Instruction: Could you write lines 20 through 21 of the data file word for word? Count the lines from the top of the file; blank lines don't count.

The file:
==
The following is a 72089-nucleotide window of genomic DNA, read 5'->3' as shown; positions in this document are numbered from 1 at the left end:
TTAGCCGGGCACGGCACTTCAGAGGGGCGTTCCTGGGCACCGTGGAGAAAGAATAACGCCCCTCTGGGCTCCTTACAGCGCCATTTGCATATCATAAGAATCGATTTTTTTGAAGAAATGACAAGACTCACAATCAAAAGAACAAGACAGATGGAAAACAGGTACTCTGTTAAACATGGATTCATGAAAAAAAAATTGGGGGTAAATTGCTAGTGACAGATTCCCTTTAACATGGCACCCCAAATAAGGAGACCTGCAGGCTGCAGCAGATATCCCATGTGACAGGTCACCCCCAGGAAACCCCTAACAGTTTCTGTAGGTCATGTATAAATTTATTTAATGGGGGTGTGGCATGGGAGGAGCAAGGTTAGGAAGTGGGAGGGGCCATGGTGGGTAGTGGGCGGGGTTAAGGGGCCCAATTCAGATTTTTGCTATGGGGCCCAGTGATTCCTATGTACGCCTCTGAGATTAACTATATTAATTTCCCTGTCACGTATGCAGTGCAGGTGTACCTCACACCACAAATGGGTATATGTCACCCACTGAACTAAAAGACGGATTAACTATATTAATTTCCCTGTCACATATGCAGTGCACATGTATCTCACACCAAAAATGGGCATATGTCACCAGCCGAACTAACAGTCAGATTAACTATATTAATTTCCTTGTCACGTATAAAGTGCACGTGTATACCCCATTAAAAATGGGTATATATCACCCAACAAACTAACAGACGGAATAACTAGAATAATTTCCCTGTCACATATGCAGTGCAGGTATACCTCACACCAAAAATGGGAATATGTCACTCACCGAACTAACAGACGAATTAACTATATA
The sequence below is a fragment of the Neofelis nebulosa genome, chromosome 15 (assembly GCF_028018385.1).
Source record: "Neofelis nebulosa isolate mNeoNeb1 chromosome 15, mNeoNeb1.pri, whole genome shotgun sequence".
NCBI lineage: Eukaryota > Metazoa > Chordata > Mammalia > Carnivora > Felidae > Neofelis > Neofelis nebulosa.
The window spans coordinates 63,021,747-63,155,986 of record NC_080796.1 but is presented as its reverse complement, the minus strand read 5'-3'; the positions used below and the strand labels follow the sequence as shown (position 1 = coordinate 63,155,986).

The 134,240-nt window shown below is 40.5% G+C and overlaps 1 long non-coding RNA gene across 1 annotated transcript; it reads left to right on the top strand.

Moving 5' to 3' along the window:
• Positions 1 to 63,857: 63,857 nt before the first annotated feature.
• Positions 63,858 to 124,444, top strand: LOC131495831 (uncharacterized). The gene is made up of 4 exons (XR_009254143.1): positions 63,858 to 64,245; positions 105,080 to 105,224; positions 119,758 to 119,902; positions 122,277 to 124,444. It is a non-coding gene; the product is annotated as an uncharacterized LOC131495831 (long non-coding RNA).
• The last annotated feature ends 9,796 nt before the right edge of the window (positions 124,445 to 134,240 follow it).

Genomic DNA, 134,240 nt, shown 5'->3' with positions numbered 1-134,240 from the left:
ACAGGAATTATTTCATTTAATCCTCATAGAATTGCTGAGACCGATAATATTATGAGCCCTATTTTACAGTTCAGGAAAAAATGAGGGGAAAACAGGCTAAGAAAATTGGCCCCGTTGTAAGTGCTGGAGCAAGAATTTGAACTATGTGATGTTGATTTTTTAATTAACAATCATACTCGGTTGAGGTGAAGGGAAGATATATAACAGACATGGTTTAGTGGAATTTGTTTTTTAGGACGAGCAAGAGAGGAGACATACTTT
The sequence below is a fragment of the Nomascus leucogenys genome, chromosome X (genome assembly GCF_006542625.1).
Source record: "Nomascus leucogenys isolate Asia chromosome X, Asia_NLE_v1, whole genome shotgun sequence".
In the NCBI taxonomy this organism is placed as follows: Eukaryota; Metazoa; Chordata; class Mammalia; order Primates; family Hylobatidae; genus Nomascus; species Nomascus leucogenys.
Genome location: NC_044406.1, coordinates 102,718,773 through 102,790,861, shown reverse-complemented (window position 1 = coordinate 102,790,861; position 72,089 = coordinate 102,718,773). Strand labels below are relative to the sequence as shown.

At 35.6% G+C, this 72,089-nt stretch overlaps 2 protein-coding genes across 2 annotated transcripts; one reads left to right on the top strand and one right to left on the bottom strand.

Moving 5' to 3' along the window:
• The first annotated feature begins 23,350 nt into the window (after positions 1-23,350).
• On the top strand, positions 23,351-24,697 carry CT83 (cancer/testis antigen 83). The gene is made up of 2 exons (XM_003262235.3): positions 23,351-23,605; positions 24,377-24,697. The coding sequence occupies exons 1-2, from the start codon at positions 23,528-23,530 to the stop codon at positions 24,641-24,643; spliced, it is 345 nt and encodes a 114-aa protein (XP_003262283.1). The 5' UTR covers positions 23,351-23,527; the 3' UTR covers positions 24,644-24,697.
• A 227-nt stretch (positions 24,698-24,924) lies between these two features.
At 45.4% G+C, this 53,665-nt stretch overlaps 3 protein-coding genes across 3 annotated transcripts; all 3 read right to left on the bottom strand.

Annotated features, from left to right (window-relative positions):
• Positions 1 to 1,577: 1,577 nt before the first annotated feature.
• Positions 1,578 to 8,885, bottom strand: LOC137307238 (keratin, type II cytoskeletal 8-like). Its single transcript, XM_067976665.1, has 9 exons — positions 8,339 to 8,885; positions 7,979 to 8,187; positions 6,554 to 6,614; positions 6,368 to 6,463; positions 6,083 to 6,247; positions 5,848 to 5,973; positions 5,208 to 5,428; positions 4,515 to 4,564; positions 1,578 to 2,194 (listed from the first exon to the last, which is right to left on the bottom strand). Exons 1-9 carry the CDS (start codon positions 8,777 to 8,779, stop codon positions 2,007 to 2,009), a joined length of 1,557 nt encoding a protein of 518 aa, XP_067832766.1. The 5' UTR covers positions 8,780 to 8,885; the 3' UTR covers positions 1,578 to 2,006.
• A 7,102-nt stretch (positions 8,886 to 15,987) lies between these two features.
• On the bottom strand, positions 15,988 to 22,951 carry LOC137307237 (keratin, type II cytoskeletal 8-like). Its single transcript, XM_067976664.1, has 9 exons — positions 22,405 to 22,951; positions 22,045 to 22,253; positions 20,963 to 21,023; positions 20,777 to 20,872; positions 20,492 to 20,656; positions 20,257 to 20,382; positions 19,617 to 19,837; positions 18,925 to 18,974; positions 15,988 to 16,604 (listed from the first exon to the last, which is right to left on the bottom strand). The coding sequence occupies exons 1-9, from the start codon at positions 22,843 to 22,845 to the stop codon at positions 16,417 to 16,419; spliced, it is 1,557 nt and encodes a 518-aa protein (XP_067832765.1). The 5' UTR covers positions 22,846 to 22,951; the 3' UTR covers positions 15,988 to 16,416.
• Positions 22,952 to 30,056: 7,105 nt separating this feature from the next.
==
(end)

• The first annotated feature begins 23,350 nt into the window (after positions 1-23,350).
• On the top strand, positions 23,351-24,697 carry CT83 (cancer/testis antigen 83). The gene is made up of 2 exons (XM_003262235.3): positions 23,351-23,605; positions 24,377-24,697. The coding sequence occupies exons 1-2, from the start codon at positions 23,528-23,530 to the stop codon at positions 24,641-24,643; spliced, it is 345 nt and encodes a 114-aa protein (XP_003262283.1). The 5' UTR covers positions 23,351-23,527; the 3' UTR covers positions 24,644-24,697.